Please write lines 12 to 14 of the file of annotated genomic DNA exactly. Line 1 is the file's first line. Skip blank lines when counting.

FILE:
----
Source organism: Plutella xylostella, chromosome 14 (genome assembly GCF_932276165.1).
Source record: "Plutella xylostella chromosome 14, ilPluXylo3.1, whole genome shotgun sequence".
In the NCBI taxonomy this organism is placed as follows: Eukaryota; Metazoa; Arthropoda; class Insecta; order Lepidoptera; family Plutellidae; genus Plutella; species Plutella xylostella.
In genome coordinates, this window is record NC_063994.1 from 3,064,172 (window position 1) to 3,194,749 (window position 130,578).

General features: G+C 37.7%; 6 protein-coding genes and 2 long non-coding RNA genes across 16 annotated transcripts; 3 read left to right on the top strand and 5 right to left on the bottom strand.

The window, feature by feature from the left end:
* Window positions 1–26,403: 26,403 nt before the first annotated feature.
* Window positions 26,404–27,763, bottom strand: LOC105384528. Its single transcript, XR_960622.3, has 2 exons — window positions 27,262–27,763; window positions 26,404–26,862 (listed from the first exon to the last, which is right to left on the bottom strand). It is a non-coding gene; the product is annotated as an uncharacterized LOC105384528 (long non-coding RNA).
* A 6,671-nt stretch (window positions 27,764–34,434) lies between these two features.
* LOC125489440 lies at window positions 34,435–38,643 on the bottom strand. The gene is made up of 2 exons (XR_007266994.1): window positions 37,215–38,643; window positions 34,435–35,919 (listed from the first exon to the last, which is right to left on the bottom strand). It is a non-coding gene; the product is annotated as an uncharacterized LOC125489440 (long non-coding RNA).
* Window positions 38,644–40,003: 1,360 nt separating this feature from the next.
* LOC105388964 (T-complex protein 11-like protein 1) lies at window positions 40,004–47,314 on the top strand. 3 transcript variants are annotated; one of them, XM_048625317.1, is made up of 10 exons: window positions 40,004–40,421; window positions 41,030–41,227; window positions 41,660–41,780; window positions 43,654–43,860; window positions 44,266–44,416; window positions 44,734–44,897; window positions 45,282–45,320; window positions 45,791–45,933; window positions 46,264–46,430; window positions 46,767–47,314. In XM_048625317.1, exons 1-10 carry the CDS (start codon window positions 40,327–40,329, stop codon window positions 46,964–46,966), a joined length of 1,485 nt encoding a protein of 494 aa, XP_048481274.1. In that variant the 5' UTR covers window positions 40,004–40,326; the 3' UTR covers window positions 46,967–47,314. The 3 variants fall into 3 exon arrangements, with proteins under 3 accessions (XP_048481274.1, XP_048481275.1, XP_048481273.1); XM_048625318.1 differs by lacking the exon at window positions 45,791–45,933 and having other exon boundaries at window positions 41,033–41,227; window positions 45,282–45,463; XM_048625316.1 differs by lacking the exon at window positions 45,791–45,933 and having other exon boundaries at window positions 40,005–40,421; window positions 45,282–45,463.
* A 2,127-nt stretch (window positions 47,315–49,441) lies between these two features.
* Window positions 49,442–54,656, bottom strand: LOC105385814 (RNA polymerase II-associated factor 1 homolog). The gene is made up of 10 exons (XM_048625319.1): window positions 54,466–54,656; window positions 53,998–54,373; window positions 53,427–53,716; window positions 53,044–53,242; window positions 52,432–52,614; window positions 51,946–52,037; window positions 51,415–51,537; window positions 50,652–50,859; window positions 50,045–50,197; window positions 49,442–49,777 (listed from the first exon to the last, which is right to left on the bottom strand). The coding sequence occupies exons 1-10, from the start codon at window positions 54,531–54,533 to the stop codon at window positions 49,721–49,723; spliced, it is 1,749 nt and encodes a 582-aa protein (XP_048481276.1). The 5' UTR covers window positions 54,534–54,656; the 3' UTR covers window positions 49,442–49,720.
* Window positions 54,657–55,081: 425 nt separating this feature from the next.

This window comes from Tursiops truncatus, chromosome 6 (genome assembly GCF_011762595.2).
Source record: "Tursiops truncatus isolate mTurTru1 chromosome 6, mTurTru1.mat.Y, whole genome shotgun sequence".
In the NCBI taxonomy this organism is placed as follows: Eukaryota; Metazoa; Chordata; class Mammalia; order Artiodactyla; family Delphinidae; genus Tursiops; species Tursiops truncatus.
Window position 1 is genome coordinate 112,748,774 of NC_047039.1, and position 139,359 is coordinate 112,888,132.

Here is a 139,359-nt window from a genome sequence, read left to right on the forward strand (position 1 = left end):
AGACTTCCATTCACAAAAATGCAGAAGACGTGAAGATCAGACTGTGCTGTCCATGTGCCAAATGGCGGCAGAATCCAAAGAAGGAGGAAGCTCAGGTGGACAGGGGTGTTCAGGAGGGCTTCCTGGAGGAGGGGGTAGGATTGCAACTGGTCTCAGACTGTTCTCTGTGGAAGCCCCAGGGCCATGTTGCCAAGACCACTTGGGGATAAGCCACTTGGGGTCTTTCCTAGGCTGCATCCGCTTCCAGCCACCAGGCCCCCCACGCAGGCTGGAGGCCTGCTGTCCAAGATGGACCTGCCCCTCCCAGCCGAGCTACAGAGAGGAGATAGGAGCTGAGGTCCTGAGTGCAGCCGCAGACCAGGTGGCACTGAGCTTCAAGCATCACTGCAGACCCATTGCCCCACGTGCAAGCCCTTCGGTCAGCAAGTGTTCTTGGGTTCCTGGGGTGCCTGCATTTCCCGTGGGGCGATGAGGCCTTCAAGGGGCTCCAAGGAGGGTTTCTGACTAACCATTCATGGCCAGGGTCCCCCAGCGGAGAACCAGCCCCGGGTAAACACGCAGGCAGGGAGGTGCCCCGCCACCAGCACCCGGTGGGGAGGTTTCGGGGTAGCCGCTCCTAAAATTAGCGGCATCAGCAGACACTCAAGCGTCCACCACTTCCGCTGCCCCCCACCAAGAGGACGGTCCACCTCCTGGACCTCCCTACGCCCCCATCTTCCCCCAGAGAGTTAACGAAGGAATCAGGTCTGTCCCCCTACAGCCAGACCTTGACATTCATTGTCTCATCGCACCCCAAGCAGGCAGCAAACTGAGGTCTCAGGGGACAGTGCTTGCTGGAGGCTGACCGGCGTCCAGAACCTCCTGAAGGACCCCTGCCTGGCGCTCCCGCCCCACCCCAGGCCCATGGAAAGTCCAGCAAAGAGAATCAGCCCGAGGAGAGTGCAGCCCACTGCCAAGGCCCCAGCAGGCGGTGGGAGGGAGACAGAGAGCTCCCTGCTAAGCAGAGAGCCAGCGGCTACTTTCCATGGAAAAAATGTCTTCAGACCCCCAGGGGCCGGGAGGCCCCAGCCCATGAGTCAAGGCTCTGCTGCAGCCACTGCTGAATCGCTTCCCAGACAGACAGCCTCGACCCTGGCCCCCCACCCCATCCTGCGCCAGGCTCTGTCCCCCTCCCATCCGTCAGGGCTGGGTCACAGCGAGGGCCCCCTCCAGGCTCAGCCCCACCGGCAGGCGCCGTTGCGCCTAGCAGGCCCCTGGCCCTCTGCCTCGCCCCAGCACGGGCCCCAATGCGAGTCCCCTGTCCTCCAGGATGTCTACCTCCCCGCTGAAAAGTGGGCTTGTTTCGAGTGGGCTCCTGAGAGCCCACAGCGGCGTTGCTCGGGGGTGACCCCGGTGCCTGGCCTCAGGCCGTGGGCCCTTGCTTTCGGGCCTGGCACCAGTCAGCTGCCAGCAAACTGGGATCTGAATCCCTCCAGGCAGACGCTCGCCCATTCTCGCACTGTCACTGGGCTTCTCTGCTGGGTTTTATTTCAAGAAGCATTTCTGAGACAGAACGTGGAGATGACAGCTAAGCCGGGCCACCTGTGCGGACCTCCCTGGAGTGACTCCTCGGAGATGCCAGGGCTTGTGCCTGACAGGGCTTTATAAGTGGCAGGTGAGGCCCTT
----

* LOC105388964 (T-complex protein 11-like protein 1) lies at window positions 40,004–47,314 on the top strand. 3 transcript variants are annotated; one of them, XM_048625317.1, is made up of 10 exons: window positions 40,004–40,421; window positions 41,030–41,227; window positions 41,660–41,780; window positions 43,654–43,860; window positions 44,266–44,416; window positions 44,734–44,897; window positions 45,282–45,320; window positions 45,791–45,933; window positions 46,264–46,430; window positions 46,767–47,314. In XM_048625317.1, exons 1-10 carry the CDS (start codon window positions 40,327–40,329, stop codon window positions 46,964–46,966), a joined length of 1,485 nt encoding a protein of 494 aa, XP_048481274.1. In that variant the 5' UTR covers window positions 40,004–40,326; the 3' UTR covers window positions 46,967–47,314. The 3 variants fall into 3 exon arrangements, with proteins under 3 accessions (XP_048481274.1, XP_048481275.1, XP_048481273.1); XM_048625318.1 differs by lacking the exon at window positions 45,791–45,933 and having other exon boundaries at window positions 41,033–41,227; window positions 45,282–45,463; XM_048625316.1 differs by lacking the exon at window positions 45,791–45,933 and having other exon boundaries at window positions 40,005–40,421; window positions 45,282–45,463.
* A 2,127-nt stretch (window positions 47,315–49,441) lies between these two features.
* Window positions 49,442–54,656, bottom strand: LOC105385814 (RNA polymerase II-associated factor 1 homolog). The gene is made up of 10 exons (XM_048625319.1): window positions 54,466–54,656; window positions 53,998–54,373; window positions 53,427–53,716; window positions 53,044–53,242; window positions 52,432–52,614; window positions 51,946–52,037; window positions 51,415–51,537; window positions 50,652–50,859; window positions 50,045–50,197; window positions 49,442–49,777 (listed from the first exon to the last, which is right to left on the bottom strand). The coding sequence occupies exons 1-10, from the start codon at window positions 54,531–54,533 to the stop codon at window positions 49,721–49,723; spliced, it is 1,749 nt and encodes a 582-aa protein (XP_048481276.1). The 5' UTR covers window positions 54,534–54,656; the 3' UTR covers window positions 49,442–49,720.